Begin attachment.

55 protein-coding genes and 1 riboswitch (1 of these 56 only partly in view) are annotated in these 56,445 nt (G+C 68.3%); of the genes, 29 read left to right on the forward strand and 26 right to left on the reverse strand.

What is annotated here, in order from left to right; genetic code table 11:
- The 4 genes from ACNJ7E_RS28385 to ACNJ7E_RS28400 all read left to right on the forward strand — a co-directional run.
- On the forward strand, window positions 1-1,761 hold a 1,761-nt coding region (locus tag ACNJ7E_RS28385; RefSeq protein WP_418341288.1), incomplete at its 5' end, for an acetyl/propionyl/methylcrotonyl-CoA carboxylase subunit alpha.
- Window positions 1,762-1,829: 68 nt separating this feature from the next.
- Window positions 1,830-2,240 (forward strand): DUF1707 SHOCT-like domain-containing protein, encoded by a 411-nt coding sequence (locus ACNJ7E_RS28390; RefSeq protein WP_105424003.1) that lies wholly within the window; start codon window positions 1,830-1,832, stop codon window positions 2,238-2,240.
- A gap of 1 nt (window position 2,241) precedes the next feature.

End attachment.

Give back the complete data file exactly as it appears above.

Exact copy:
55 protein-coding genes and 1 riboswitch (1 of these 56 only partly in view) are annotated in these 56,445 nt (G+C 68.3%); of the genes, 29 read left to right on the forward strand and 26 right to left on the reverse strand.

What is annotated here, in order from left to right; genetic code table 11:
- The 4 genes from ACNJ7E_RS28385 to ACNJ7E_RS28400 all read left to right on the forward strand — a co-directional run.
- On the forward strand, window positions 1-1,761 hold a 1,761-nt coding region (locus tag ACNJ7E_RS28385; RefSeq protein WP_418341288.1), incomplete at its 5' end, for an acetyl/propionyl/methylcrotonyl-CoA carboxylase subunit alpha.
- Window positions 1,762-1,829: 68 nt separating this feature from the next.
- Window positions 1,830-2,240 (forward strand): DUF1707 SHOCT-like domain-containing protein, encoded by a 411-nt coding sequence (locus ACNJ7E_RS28390; RefSeq protein WP_105424003.1) that lies wholly within the window; start codon window positions 1,830-1,832, stop codon window positions 2,238-2,240.
- A gap of 1 nt (window position 2,241) precedes the next feature.